Why I become an official:
The T&F meets can’t go ahead without officials, but bear in mind, every race you have taken part in that submit results to Power of 10 also need qualified officials, and they can’t happen without them.
It’s not too onerous to get a qualification, and the support you receive from the very knowledgeable and encouraging existing officials is great.
There is a real feel of camaraderie within your chosen area of officiating and interactions between the other teams are usually light hearted and friendly.
You can take this qualification to what ever level you want to. If you are happy just helping out at local events, then that’s fine, but if you’d like to officiate at the Olympics, then there are NE officials who have done that.
I decided to get involved when I realised how elderly lots of the officials were, and that in 10 years there might be no events if new people didn’t start getting involved. It also means if I’m training for a big race and want to rest my legs I can still be involved.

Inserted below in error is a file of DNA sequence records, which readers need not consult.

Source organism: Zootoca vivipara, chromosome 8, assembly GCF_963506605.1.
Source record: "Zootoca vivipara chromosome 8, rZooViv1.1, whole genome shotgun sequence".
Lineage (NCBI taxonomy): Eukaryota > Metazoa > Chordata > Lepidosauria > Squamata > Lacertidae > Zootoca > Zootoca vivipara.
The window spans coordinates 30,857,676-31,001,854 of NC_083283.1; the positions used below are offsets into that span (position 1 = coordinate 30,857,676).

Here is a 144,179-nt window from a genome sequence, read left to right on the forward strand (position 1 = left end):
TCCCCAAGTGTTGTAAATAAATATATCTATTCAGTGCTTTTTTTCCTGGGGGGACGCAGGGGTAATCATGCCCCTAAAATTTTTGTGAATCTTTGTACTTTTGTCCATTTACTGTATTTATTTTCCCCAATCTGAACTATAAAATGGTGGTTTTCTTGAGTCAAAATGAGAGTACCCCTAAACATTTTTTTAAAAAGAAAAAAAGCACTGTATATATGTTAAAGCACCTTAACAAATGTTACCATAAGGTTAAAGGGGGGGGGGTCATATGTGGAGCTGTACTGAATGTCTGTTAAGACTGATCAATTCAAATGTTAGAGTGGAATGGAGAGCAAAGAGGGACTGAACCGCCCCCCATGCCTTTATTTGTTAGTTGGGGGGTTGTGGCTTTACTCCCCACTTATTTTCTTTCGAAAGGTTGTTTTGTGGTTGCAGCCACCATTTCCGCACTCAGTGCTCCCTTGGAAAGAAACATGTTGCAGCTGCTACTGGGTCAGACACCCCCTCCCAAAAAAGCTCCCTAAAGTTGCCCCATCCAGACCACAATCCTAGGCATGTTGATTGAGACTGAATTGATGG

I’m a Level 2 Timekeeper, and a Level 1 Endurance Official. The Levels go from 1 (novice) to 4 (Olympic Standard), and you progress through at your own pace. I helped out at a few local Masters track events, a couple of indoor events at Gateshead Stadium and an inter-university challenge to progress from Level 1 to 2 timekeeper, but many people are happy to stick at the lower level and just help their club. I really enjoy the role as you get to see the action close-up, you learn new skills, and you are helping your club too. I am also still able to run as you tell the Officials Secretary when you are available, so at the Masters Track league I run 3 / officiate 3, and the same for the Harrier League. I’m happy to chat to anyone that wants to know more.